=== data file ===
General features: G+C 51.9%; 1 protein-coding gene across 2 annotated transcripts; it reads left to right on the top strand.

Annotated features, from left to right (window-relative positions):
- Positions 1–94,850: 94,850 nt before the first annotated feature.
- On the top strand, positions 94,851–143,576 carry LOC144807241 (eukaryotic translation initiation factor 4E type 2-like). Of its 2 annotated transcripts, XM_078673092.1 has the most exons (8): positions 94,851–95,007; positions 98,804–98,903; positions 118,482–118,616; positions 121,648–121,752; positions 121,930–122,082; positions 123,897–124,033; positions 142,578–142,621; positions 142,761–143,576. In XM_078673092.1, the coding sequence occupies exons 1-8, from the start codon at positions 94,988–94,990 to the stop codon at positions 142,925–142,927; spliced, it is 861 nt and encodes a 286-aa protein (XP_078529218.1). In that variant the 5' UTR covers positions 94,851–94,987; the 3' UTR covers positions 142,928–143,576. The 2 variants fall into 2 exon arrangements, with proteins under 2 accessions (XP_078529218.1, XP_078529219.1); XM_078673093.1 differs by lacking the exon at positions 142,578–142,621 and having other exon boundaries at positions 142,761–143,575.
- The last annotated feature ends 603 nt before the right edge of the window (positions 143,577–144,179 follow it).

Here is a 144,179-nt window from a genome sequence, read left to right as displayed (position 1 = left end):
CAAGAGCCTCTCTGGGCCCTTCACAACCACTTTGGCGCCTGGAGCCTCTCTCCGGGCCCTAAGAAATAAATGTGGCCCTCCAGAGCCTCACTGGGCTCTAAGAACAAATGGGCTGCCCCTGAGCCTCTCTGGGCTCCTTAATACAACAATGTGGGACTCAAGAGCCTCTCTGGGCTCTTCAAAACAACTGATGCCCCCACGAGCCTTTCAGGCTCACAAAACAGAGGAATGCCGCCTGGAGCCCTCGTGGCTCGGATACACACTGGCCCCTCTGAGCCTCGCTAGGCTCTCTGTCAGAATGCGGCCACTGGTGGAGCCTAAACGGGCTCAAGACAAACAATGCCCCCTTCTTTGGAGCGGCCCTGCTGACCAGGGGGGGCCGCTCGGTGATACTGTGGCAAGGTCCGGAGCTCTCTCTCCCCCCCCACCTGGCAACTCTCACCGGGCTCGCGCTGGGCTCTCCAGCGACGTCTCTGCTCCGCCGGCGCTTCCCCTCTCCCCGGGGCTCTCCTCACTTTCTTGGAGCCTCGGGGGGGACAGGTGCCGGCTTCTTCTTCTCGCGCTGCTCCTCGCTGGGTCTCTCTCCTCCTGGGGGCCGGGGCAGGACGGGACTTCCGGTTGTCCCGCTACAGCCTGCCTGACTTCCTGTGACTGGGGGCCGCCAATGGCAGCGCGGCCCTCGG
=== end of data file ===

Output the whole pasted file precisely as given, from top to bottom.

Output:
General features: G+C 51.9%; 1 protein-coding gene across 2 annotated transcripts; it reads left to right on the top strand.

Annotated features, from left to right (window-relative positions):
- Positions 1–94,850: 94,850 nt before the first annotated feature.
- On the top strand, positions 94,851–143,576 carry LOC144807241 (eukaryotic translation initiation factor 4E type 2-like). Of its 2 annotated transcripts, XM_078673092.1 has the most exons (8): positions 94,851–95,007; positions 98,804–98,903; positions 118,482–118,616; positions 121,648–121,752; positions 121,930–122,082; positions 123,897–124,033; positions 142,578–142,621; positions 142,761–143,576. In XM_078673092.1, the coding sequence occupies exons 1-8, from the start codon at positions 94,988–94,990 to the stop codon at positions 142,925–142,927; spliced, it is 861 nt and encodes a 286-aa protein (XP_078529218.1). In that variant the 5' UTR covers positions 94,851–94,987; the 3' UTR covers positions 142,928–143,576. The 2 variants fall into 2 exon arrangements, with proteins under 2 accessions (XP_078529218.1, XP_078529219.1); XM_078673093.1 differs by lacking the exon at positions 142,578–142,621 and having other exon boundaries at positions 142,761–143,575.
- The last annotated feature ends 603 nt before the right edge of the window (positions 143,577–144,179 follow it).

Here is a 144,179-nt window from a genome sequence, read left to right as displayed (position 1 = left end):
CAAGAGCCTCTCTGGGCCCTTCACAACCACTTTGGCGCCTGGAGCCTCTCTCCGGGCCCTAAGAAATAAATGTGGCCCTCCAGAGCCTCACTGGGCTCTAAGAACAAATGGGCTGCCCCTGAGCCTCTCTGGGCTCCTTAATACAACAATGTGGGACTCAAGAGCCTCTCTGGGCTCTTCAAAACAACTGATGCCCCCACGAGCCTTTCAGGCTCACAAAACAGAGGAATGCCGCCTGGAGCCCTCGTGGCTCGGATACACACTGGCCCCTCTGAGCCTCGCTAGGCTCTCTGTCAGAATGCGGCCACTGGTGGAGCCTAAACGGGCTCAAGACAAACAATGCCCCCTTCTTTGGAGCGGCCCTGCTGACCAGGGGGGGCCGCTCGGTGATACTGTGGCAAGGTCCGGAGCTCTCTCTCCCCCCCCACCTGGCAACTCTCACCGGGCTCGCGCTGGGCTCTCCAGCGACGTCTCTGCTCCGCCGGCGCTTCCCCTCTCCCCGGGGCTCTCCTCACTTTCTTGGAGCCTCGGGGGGGACAGGTGCCGGCTTCTTCTTCTCGCGCTGCTCCTCGCTGGGTCTCTCTCCTCCTGGGGGCCGGGGCAGGACGGGACTTCCGGTTGTCCCGCTACAGCCTGCCTGACTTCCTGTGACTGGGGGCCGCCAATGGCAGCGCGGCCCTCGG